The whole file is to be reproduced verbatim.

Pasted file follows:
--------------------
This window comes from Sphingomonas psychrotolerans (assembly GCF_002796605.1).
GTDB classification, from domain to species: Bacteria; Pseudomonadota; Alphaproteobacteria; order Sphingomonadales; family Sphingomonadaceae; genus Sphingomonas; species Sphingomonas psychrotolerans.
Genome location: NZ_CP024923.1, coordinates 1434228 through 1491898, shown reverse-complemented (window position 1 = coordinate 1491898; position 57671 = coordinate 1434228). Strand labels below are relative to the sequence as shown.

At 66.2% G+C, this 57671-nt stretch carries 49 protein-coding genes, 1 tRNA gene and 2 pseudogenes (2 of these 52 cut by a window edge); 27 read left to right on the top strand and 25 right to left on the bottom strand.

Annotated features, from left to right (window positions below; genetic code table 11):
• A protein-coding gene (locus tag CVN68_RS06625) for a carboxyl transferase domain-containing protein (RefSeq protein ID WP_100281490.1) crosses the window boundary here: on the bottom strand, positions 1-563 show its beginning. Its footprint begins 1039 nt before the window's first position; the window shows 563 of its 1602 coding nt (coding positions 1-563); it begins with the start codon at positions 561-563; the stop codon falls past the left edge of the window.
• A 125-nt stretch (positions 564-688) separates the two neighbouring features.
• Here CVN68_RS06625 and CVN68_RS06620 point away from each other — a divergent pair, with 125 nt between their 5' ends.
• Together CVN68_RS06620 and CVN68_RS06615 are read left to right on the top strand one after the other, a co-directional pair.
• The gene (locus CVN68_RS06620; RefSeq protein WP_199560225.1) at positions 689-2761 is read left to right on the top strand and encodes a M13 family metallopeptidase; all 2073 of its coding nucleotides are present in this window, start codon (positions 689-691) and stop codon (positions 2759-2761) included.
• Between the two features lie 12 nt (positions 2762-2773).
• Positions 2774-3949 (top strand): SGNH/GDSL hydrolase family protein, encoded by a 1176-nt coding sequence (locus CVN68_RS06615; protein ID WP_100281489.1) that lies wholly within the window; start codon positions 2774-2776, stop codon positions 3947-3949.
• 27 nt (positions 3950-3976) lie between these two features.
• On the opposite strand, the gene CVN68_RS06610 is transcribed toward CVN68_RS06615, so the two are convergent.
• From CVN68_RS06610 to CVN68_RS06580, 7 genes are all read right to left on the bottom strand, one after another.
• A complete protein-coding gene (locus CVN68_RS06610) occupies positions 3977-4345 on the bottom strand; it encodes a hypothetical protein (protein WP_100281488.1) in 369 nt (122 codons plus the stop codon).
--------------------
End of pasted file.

This window comes from Sphingomonas psychrotolerans (assembly GCF_002796605.1).
GTDB classification, from domain to species: Bacteria; Pseudomonadota; Alphaproteobacteria; order Sphingomonadales; family Sphingomonadaceae; genus Sphingomonas; species Sphingomonas psychrotolerans.
Genome location: NZ_CP024923.1, coordinates 1434228 through 1491898, shown reverse-complemented (window position 1 = coordinate 1491898; position 57671 = coordinate 1434228). Strand labels below are relative to the sequence as shown.

At 66.2% G+C, this 57671-nt stretch carries 49 protein-coding genes, 1 tRNA gene and 2 pseudogenes (2 of these 52 cut by a window edge); 27 read left to right on the top strand and 25 right to left on the bottom strand.

Annotated features, from left to right (window positions below; genetic code table 11):
• A protein-coding gene (locus tag CVN68_RS06625) for a carboxyl transferase domain-containing protein (RefSeq protein ID WP_100281490.1) crosses the window boundary here: on the bottom strand, positions 1-563 show its beginning. Its footprint begins 1039 nt before the window's first position; the window shows 563 of its 1602 coding nt (coding positions 1-563); it begins with the start codon at positions 561-563; the stop codon falls past the left edge of the window.
• A 125-nt stretch (positions 564-688) separates the two neighbouring features.
• Here CVN68_RS06625 and CVN68_RS06620 point away from each other — a divergent pair, with 125 nt between their 5' ends.
• Together CVN68_RS06620 and CVN68_RS06615 are read left to right on the top strand one after the other, a co-directional pair.
• The gene (locus CVN68_RS06620; RefSeq protein WP_199560225.1) at positions 689-2761 is read left to right on the top strand and encodes a M13 family metallopeptidase; all 2073 of its coding nucleotides are present in this window, start codon (positions 689-691) and stop codon (positions 2759-2761) included.
• Between the two features lie 12 nt (positions 2762-2773).
• Positions 2774-3949 (top strand): SGNH/GDSL hydrolase family protein, encoded by a 1176-nt coding sequence (locus CVN68_RS06615; protein ID WP_100281489.1) that lies wholly within the window; start codon positions 2774-2776, stop codon positions 3947-3949.
• 27 nt (positions 3950-3976) lie between these two features.
• On the opposite strand, the gene CVN68_RS06610 is transcribed toward CVN68_RS06615, so the two are convergent.
• From CVN68_RS06610 to CVN68_RS06580, 7 genes are all read right to left on the bottom strand, one after another.
• A complete protein-coding gene (locus CVN68_RS06610) occupies positions 3977-4345 on the bottom strand; it encodes a hypothetical protein (protein WP_100281488.1) in 369 nt (122 codons plus the stop codon).